Not that she cared much about that. In fact, in 1882, the investors wobbled over whether Washington could or should continue managing the project.
Emily went before the commissioning board, argued for Washington, and won. Emily’s authority and presence were keenly felt by the workers, investors, politicians that she interacted with daily. So much so that Emily earned renown as the first female field engineer.
She is also known as the “woman who saved the Brooklyn Bridge.” This husband-and-wife team pulled off one of the most extensive and complex feats of engineering in history; neither could have done this without the other. Therefore, the story of the Brooklyn Bridge is one of both genius and love.
The fascinating history of the Brooklyn Bridge has since inspired many writers’ works, like those of Jack Kerouac, Vladimir Mayakovski, Marianne Moore, and Hart Crane. The opening stanza to Crane’s poem To Brooklyn Bridge is loaded with dynamic energy:
Again the traffic lights that skim thy swift
Unfractioned idiom, immaculate sigh of stars,
Beading thy path—condense eternity:
And we have seen night lifted in thine arms.
Walt Whitman too, who first saw the bridge in its near completion in 1878, prophesied that it would create a “city of superb democracy, amid superb surroundings.”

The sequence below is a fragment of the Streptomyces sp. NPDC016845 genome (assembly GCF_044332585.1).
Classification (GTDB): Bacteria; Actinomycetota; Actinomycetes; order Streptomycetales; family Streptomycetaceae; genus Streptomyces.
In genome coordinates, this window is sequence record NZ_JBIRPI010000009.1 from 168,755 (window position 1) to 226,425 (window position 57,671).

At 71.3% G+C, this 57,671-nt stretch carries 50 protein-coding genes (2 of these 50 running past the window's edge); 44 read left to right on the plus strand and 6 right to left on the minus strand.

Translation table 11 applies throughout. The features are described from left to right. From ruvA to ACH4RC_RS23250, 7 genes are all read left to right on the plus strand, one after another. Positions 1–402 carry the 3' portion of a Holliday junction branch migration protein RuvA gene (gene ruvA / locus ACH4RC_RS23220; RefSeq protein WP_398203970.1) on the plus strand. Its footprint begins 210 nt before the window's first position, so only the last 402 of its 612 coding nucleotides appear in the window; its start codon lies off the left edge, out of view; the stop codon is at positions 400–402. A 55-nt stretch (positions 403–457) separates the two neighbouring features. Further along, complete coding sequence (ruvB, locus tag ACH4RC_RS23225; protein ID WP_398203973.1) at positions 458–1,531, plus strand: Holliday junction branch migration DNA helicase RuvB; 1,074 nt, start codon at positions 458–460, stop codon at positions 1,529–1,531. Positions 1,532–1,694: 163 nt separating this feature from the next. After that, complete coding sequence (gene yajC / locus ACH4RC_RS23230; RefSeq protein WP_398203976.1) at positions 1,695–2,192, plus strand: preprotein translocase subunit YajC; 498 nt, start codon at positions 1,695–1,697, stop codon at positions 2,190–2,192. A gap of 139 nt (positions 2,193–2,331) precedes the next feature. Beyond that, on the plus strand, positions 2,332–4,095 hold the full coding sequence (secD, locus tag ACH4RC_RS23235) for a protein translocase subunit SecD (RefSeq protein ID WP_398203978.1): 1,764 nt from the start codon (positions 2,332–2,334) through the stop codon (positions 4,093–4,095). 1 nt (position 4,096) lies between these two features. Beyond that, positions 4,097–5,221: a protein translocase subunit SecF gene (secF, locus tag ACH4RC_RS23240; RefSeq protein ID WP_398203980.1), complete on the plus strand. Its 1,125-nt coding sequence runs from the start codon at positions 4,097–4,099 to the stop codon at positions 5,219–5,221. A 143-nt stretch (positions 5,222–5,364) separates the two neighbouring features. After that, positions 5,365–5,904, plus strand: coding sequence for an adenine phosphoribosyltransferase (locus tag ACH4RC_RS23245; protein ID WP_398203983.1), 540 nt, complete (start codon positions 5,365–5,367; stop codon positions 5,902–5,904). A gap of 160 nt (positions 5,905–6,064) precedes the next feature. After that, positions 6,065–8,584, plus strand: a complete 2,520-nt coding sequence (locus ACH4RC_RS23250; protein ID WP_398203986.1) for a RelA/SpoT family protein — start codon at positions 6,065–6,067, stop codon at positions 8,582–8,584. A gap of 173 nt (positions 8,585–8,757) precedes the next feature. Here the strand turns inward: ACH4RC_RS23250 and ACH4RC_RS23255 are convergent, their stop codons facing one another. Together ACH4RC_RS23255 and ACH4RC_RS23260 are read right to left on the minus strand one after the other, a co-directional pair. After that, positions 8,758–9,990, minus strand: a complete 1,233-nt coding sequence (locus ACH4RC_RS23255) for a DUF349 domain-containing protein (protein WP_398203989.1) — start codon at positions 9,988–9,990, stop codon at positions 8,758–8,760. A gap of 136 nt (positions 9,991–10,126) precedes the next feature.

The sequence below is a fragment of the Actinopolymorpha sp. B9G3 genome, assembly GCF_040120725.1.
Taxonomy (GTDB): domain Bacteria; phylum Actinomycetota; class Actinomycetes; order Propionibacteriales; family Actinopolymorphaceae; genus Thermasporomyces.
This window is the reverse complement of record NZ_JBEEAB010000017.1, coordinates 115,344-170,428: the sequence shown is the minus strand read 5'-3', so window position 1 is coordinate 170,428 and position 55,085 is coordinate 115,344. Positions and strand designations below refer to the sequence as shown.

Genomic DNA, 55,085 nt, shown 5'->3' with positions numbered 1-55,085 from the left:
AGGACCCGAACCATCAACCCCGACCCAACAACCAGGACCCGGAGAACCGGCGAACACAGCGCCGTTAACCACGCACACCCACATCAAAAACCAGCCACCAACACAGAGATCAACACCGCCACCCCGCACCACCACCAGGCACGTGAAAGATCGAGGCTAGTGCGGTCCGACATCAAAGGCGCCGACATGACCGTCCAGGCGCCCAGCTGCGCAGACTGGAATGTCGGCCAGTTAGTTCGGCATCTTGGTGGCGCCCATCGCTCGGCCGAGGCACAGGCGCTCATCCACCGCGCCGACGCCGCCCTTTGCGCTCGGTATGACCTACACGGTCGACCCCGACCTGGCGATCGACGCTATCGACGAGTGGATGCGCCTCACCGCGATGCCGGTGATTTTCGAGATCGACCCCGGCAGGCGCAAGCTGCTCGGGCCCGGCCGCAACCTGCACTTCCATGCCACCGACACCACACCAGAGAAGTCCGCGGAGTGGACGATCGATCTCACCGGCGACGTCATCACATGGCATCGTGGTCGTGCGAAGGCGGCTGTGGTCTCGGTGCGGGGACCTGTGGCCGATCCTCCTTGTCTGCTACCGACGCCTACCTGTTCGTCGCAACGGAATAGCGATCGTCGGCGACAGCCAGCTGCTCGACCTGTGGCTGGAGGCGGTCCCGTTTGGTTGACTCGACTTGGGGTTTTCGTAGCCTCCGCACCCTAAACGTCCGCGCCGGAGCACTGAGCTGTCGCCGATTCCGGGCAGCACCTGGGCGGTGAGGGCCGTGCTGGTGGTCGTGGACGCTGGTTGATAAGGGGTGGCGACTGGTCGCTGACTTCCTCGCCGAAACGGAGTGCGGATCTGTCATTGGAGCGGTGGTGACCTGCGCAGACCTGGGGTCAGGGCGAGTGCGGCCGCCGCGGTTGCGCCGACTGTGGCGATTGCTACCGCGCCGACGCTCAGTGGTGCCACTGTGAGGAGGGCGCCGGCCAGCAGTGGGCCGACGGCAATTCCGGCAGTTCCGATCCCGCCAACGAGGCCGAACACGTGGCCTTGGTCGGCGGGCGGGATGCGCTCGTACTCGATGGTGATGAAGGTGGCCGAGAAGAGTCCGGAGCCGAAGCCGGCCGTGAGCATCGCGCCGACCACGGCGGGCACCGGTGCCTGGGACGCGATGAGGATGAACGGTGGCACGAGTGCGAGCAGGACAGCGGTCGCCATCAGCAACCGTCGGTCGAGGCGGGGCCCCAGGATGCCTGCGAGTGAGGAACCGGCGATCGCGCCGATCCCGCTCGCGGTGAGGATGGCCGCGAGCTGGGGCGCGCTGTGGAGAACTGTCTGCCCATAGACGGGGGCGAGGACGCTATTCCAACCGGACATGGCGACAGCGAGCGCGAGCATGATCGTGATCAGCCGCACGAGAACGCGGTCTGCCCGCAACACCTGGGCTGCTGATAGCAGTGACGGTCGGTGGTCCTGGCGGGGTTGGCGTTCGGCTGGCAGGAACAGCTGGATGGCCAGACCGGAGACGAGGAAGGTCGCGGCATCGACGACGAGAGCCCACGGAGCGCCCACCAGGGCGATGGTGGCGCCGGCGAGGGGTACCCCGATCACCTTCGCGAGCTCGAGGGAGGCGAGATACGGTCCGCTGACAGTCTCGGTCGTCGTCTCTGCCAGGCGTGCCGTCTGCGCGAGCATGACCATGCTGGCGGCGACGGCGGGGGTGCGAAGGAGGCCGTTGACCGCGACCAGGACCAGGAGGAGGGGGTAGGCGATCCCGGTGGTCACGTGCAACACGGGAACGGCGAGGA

To this day, each spring, scores of poetry lovers join for what is called the Bridge Walk. When they reach Fulton Ferry Landing, they listen to a full-length reading of Whitman’s Crossing Brooklyn Ferry. (Poets.org: The Brooklyn Bridge)
These days, aside from the daily commuters, one of three types of people pay their respects to the history of the Brooklyn Bridge:
- The tourist, searching for the perfect photo before hitting the next spot on their Brooklyn itinerary.
- The pilgrim, seeking communion with its aura, sauntering along its planks.
- The guide, the go-to individual, who brings both tourist and pilgrim to this world-famous landmark.
This companion guide was either a tourist or pilgrim once too. This individual has seen the bridge from both perspectives. He or she has admired its Insta-ready soaring, open-faced architectural design and the hundreds of lovelocks that encrust its surface.
Yet, has also walked its 5,989-foot length, to the end and back, often as the sun lowers beyond Manhattan’s skyline.
Be sure to visit our guide to walking the Brooklyn Bridge to make the most out of your visit after brushing up on the history of the Brooklyn Bridge here in this piece.